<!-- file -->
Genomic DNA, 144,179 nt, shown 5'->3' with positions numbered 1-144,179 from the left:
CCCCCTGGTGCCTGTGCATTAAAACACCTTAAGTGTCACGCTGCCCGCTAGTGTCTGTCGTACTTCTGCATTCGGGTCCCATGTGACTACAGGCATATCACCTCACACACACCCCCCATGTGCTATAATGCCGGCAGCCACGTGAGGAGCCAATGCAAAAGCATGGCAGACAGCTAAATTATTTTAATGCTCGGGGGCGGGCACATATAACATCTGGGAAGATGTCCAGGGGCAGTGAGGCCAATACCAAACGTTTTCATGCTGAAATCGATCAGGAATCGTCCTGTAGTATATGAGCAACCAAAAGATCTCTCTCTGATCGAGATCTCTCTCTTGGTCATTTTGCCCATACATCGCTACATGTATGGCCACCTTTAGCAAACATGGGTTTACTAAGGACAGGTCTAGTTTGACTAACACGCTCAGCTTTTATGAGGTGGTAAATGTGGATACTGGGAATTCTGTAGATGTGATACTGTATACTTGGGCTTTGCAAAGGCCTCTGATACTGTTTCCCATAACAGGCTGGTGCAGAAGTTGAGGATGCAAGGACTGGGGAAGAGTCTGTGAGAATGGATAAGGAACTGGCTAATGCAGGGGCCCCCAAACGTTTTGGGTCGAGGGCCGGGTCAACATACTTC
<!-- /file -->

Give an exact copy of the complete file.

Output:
Genomic DNA, 144,179 nt, shown 5'->3' with positions numbered 1-144,179 from the left:
CCCCCTGGTGCCTGTGCATTAAAACACCTTAAGTGTCACGCTGCCCGCTAGTGTCTGTCGTACTTCTGCATTCGGGTCCCATGTGACTACAGGCATATCACCTCACACACACCCCCCATGTGCTATAATGCCGGCAGCCACGTGAGGAGCCAATGCAAAAGCATGGCAGACAGCTAAATTATTTTAATGCTCGGGGGCGGGCACATATAACATCTGGGAAGATGTCCAGGGGCAGTGAGGCCAATACCAAACGTTTTCATGCTGAAATCGATCAGGAATCGTCCTGTAGTATATGAGCAACCAAAAGATCTCTCTCTGATCGAGATCTCTCTCTTGGTCATTTTGCCCATACATCGCTACATGTATGGCCACCTTTAGCAAACATGGGTTTACTAAGGACAGGTCTAGTTTGACTAACACGCTCAGCTTTTATGAGGTGGTAAATGTGGATACTGGGAATTCTGTAGATGTGATACTGTATACTTGGGCTTTGCAAAGGCCTCTGATACTGTTTCCCATAACAGGCTGGTGCAGAAGTTGAGGATGCAAGGACTGGGGAAGAGTCTGTGAGAATGGATAAGGAACTGGCTAATGCAGGGGCCCCCAAACGTTTTGGGTCGAGGGCCGGGTCAACATACTTC